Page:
The Airbus A220 continues to spread its wings throughout the globe. Now the turn has come for the much-lauded aircraft to ferry people in Central Asia. Two days ago, Kyrgyzstan’s Air Manas took delivery of its first of the type. It is currently the airline’s only plane, the first A220 in the CIS, and the first entirely new aircraft to be delivered to Kyrgyzstan.
Three day delivery from Europe
The plane, registered as EX-22002, is an Airbus A220-300, configured with a single-class layout and 145 seats. It was ferried to Bishkek Manas (FRU) from Maastricht / Aachen (MST) via Minsk International (MSQ), beginning its journey on April 23rd and arriving three days later.
Before its jaunt eastwards, the aircraft had been stored at Maastricht since October last year. Before that, it was parked at Enschede Twente, also in the Netherlands, to where it was ferried from Airbus’ production facilities in Montréal, Canada, in February 2020.
The by now little over one-year-old A220 is leased from State Leasing Company (GTLK), the largest leasing company in Russia. It was initially ordered for Russian leisure airlines Red Wings, based out of Moscow’s Domodedovo, but was never taken up by the carrier.
Awaiting recertification after a two-year pause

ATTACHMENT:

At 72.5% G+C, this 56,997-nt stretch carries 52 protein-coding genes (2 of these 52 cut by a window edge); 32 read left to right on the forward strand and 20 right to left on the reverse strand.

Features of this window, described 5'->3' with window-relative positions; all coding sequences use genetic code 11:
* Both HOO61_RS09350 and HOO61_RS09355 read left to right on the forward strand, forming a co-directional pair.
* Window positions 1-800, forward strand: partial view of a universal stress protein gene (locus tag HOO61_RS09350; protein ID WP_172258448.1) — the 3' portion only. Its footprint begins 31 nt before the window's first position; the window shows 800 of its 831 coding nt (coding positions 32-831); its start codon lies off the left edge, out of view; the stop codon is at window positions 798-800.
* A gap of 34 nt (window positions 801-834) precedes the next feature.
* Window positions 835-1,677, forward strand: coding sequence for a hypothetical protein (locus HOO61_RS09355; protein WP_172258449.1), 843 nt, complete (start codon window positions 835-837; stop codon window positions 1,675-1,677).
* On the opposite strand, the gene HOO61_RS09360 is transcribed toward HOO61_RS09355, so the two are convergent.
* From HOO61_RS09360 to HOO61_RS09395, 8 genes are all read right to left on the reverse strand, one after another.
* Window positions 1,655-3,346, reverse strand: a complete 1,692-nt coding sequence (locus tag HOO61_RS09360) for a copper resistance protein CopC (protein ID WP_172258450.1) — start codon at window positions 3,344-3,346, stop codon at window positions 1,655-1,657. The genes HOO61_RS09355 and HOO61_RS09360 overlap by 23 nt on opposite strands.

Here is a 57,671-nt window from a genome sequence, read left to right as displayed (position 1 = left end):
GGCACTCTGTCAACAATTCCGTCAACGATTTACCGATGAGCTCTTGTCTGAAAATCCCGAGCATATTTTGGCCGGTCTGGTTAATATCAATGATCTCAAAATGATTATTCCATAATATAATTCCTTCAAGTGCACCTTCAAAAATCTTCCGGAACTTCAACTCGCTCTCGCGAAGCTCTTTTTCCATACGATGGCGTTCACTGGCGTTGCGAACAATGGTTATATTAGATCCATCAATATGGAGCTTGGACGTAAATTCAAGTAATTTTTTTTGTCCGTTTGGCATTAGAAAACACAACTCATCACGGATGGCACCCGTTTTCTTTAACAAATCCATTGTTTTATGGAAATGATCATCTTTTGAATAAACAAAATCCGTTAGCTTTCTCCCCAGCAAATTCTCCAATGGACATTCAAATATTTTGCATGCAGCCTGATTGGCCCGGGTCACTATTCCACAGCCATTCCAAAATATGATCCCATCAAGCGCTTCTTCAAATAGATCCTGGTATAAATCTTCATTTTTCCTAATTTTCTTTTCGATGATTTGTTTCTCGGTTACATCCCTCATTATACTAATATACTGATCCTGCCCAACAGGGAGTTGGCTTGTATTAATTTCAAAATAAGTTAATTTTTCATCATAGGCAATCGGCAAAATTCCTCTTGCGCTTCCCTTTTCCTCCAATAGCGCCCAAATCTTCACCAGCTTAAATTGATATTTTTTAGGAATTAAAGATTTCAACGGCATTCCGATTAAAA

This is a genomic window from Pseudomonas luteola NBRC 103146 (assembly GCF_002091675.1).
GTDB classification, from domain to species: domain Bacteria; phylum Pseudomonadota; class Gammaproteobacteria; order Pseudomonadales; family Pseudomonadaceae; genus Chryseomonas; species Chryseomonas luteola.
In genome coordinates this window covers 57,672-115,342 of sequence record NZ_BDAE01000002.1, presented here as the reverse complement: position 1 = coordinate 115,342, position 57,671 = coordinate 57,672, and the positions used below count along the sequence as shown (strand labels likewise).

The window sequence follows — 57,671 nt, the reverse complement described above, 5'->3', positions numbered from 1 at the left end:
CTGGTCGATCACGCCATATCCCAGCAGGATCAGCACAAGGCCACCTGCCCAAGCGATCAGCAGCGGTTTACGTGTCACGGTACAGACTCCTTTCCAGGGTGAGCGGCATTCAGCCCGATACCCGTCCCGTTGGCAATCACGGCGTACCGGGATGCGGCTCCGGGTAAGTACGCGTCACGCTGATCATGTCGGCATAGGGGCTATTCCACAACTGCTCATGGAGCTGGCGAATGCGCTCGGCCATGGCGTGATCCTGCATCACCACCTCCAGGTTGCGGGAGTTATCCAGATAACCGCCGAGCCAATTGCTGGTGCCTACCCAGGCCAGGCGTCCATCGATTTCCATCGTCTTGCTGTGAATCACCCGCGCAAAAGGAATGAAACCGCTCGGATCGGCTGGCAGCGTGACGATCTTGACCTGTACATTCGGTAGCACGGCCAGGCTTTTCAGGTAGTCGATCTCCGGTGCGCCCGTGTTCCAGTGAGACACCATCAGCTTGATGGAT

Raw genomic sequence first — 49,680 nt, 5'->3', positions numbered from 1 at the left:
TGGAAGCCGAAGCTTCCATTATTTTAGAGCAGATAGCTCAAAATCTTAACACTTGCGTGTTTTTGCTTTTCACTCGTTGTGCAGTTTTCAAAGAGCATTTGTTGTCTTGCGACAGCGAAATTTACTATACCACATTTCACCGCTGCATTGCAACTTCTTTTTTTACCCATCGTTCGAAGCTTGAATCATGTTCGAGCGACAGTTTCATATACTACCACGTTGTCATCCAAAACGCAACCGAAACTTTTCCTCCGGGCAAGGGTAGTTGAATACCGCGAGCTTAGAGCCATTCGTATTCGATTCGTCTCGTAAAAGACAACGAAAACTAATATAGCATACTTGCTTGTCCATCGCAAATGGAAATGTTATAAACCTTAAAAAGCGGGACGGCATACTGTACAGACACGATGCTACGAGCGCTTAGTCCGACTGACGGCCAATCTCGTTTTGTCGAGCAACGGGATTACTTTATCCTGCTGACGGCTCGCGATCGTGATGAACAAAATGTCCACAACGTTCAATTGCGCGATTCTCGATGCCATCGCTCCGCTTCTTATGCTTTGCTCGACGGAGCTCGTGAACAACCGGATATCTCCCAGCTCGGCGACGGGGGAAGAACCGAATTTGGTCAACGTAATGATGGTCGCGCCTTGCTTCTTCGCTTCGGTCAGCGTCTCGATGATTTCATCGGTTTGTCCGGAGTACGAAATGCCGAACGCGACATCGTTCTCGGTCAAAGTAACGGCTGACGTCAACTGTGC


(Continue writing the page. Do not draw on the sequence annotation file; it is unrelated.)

Air Manas was founded in 2006 and commenced flights in 2009. Three years later, Turkish leisure airline Pegasus acquired 49% of the shares in the carrier and rebranded it as Pegasus Asia. The airline operated a fleet of three Boeing 737s. However, in 2019, Pegasus sold its shares, and Air Manas ceased operations.
After being dormant for two years, the Kyrgyz airline now intends to relaunch operations with funding from the Eurasia Development Bank and the A220. According to CH-Aviation, Air Manas plans to add one more of the type and operate its new and shiny jets on domestic routes and international services to other CIS countries and Asia.
However, it must first gain recertification, as its Air Operator Certificate expired in January 2020. Granted that it does, the airline plans to relaunch operations during the summer.
All carriers, including Air Manas, certified by the authorities responsible for regulatory oversight of Kyrgyzstan, are blacklisted by the European Union and banned from operating in the bloc.
Geared turbofan P&W powerhouse
The A220 is powered by Pratt & Whitney’s GTF engines which recently completed one million flight hours. P&W says that the geared turbofan powerhouses deliver double-digit improvements in fuel and carbon emissions and a 75% reduction in noise footprint. Furthermore, they produce half of the NOx emissions allowed by ICAO regulations.
“We are delighted to welcome the first GTF-powered A220 aircraft to the fleet. These new, state-of-the-art engines will allow us to better serve our customers with the economic benefits of lower fuel burn,” said Talgat Nurbaev, General Director of Air Manas, in a statement.
Do you think the A220 is a good choice for Central Asia? Why, or why not? Tell us in the comments below.